Feed My Sheep

feed-my-sheep

I seem to be on a disciples theme this week.  Tonight it’s Peter I was reading about and thinking on.  Peter is like a lot of us, he talks a good game till he feels put on the spot, pressured, persecuted.  Then he has a moment of weakness.  It’s not good, and he repents, is grieved to the heart at what he had done for he truly does love Jesus. So that’s why when Jesus tells him to feed His sheep it is such a real moment, one I am sure many can relate to, we all can.  We have all had a moment of weakness, when we let the world and it’s lies dim our vision temporarily and we may let our dear Lord and Savior down.  But we like Peter can make it right, we can truly repent and seek the Lord’s forgiveness.  As we see in the following excerpts from the Gospel of John.

So when they had dined, Jesus saith to Simon Peter, Simon, son of Jonas, lovest thou me more than these? He saith unto him, Yea, Lord; thou knowest that I love thee. He saith unto him, Feed my lambs.  John 21:15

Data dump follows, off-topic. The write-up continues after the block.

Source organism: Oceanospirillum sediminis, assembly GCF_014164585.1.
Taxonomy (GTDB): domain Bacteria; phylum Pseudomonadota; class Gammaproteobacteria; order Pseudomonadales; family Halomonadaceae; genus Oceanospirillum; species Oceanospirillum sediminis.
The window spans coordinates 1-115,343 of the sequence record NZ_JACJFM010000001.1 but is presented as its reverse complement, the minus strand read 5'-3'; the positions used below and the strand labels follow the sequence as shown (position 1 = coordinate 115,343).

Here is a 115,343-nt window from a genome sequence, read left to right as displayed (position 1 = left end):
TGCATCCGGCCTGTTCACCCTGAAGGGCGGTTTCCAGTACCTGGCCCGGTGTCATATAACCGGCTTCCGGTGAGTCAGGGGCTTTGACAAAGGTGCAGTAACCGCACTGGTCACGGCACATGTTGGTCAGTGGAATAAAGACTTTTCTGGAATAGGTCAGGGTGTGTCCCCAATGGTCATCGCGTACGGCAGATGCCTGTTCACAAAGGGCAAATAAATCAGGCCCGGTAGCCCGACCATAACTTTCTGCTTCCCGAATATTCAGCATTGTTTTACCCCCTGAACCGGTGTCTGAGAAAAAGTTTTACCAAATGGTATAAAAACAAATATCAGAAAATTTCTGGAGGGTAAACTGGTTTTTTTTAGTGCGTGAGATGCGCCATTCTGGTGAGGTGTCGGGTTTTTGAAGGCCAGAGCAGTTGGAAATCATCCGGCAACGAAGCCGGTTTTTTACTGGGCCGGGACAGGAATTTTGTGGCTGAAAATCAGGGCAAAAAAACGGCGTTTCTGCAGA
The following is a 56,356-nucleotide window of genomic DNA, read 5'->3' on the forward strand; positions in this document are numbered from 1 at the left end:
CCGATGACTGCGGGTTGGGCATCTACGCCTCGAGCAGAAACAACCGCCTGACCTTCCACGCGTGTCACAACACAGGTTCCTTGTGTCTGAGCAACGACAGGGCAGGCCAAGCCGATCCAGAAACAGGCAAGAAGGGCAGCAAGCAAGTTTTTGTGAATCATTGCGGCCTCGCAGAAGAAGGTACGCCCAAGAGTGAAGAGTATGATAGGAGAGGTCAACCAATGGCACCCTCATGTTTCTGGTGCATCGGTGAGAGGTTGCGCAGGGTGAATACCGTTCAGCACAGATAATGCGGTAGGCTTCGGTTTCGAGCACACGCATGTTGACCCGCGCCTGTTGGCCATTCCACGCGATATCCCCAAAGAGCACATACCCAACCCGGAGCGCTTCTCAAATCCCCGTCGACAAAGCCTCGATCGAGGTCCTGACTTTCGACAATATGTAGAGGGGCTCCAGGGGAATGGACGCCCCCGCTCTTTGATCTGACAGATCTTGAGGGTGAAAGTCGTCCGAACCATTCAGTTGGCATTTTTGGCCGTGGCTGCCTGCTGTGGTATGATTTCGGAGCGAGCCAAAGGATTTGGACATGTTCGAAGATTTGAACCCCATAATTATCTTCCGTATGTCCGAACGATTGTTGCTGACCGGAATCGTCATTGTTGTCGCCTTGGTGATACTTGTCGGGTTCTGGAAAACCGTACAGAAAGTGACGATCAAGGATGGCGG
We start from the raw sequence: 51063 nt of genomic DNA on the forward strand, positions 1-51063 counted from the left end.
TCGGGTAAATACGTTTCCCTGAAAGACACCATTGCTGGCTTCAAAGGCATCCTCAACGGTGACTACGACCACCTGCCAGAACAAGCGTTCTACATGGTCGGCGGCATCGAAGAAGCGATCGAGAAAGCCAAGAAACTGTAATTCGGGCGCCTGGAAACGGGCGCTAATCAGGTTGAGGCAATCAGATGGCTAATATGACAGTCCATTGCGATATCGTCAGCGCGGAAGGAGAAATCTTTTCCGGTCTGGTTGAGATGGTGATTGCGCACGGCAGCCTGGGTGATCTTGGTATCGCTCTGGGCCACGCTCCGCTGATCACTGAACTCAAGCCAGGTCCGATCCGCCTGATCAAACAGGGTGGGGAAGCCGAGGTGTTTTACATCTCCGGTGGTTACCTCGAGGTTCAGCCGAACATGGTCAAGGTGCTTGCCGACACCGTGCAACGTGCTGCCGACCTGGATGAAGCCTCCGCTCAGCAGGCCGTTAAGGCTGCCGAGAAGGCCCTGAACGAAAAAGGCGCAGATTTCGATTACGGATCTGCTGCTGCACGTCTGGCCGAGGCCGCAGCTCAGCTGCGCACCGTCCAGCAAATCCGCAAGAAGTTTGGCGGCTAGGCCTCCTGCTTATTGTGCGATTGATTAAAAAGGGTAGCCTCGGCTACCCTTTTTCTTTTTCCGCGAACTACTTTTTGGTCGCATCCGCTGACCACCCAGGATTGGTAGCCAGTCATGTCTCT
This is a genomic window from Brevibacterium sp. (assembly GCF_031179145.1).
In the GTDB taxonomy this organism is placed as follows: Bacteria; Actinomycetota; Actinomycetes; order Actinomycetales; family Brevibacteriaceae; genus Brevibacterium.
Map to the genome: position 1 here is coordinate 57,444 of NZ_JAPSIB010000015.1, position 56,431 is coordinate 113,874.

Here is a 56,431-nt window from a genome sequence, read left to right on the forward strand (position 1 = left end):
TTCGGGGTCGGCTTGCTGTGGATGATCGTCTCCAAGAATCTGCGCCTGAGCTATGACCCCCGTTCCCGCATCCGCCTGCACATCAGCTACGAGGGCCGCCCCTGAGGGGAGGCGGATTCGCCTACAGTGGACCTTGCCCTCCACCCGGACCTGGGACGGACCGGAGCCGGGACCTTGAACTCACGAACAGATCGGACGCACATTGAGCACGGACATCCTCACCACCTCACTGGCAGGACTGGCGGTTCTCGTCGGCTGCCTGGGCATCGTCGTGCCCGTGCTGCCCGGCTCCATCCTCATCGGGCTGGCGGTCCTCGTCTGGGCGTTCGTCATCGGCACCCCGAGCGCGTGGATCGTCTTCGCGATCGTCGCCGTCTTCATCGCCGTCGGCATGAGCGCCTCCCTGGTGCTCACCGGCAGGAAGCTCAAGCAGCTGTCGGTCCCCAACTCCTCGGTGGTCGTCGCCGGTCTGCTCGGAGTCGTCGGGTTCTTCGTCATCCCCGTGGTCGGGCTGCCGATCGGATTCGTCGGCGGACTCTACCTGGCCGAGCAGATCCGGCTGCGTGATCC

The reason Jesus asks this was, because he had some time ago declared, though all the disciples were offended at Christ, and should deny him, he would not; and had just now thrown himself into the sea to come to him first, as if he loved him more than they did: which question is put, not out of ignorance, or as if Christ knew not whether he loved him or not, and what was the degree of his affection to him; but because the exercise of this grace, and the expressions of it, are very grateful to him; and that Peter also might have an opportunity of expressing it before others, who had so publicly denied him.  Peter answers simply “Yes, thou knowest I do.” Meaning not in word and tongue, but in deed and in truth; in sincerity, and without dissimulation, fervently and superlatively; for the truth of which he appeals to Christ himself; for he was so conscious to himself of the reality of his love, and the sincerity of his affection, that he chooses to make Christ himself judge of it, rather than say any more of it himself; though he modestly declines saying that he loved him more than the rest of the disciples did, having had an experience of his vanity and self-confidence. He was sure he loved Christ heartily; but whether he loved him more than the rest did, he chose not to say.  Jesus does know and simply replies “Feed my sheep” who are to be nourished, comforted, and strengthened, by feeding them with the milk of the Gospel, and by administering to them the ordinances and breasts of consolation. These Christ has an interest in, and therefore calls them “my lambs”, being given him by the Father, and purchased by his blood, and for whom he has a tender concern and affection; and nothing he looks upon as a firmer and clearer proof and evidence of love to him, than to feed these lambs of his, and take care of them.